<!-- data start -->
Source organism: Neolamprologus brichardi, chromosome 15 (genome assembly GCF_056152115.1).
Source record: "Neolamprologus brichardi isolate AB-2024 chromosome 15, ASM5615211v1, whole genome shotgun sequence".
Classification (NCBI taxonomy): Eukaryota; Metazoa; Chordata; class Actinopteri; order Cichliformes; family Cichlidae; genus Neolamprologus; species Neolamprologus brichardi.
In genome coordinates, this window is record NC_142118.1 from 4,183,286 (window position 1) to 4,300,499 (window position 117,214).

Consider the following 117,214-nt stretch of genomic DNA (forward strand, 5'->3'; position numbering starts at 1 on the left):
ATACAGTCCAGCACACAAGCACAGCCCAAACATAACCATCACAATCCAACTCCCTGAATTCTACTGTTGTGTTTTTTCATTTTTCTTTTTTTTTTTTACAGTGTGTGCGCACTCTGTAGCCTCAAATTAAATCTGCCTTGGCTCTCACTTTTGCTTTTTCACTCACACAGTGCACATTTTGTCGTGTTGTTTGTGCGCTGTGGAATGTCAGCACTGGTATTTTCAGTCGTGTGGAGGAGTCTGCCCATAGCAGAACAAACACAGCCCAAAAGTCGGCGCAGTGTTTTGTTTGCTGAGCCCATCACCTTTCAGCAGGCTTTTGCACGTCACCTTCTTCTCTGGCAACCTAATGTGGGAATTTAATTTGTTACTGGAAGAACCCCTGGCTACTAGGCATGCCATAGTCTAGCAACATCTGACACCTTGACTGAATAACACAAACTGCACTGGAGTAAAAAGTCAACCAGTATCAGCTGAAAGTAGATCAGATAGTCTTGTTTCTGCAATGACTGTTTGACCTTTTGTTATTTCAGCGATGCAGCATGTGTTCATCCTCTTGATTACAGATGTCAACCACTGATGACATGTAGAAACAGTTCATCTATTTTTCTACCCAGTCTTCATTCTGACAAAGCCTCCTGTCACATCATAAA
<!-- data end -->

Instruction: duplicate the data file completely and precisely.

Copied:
Source organism: Neolamprologus brichardi, chromosome 15 (genome assembly GCF_056152115.1).
Source record: "Neolamprologus brichardi isolate AB-2024 chromosome 15, ASM5615211v1, whole genome shotgun sequence".
Classification (NCBI taxonomy): Eukaryota; Metazoa; Chordata; class Actinopteri; order Cichliformes; family Cichlidae; genus Neolamprologus; species Neolamprologus brichardi.
In genome coordinates, this window is record NC_142118.1 from 4,183,286 (window position 1) to 4,300,499 (window position 117,214).

Consider the following 117,214-nt stretch of genomic DNA (forward strand, 5'->3'; position numbering starts at 1 on the left):
ATACAGTCCAGCACACAAGCACAGCCCAAACATAACCATCACAATCCAACTCCCTGAATTCTACTGTTGTGTTTTTTCATTTTTCTTTTTTTTTTTTACAGTGTGTGCGCACTCTGTAGCCTCAAATTAAATCTGCCTTGGCTCTCACTTTTGCTTTTTCACTCACACAGTGCACATTTTGTCGTGTTGTTTGTGCGCTGTGGAATGTCAGCACTGGTATTTTCAGTCGTGTGGAGGAGTCTGCCCATAGCAGAACAAACACAGCCCAAAAGTCGGCGCAGTGTTTTGTTTGCTGAGCCCATCACCTTTCAGCAGGCTTTTGCACGTCACCTTCTTCTCTGGCAACCTAATGTGGGAATTTAATTTGTTACTGGAAGAACCCCTGGCTACTAGGCATGCCATAGTCTAGCAACATCTGACACCTTGACTGAATAACACAAACTGCACTGGAGTAAAAAGTCAACCAGTATCAGCTGAAAGTAGATCAGATAGTCTTGTTTCTGCAATGACTGTTTGACCTTTTGTTATTTCAGCGATGCAGCATGTGTTCATCCTCTTGATTACAGATGTCAACCACTGATGACATGTAGAAACAGTTCATCTATTTTTCTACCCAGTCTTCATTCTGACAAAGCCTCCTGTCACATCATAAA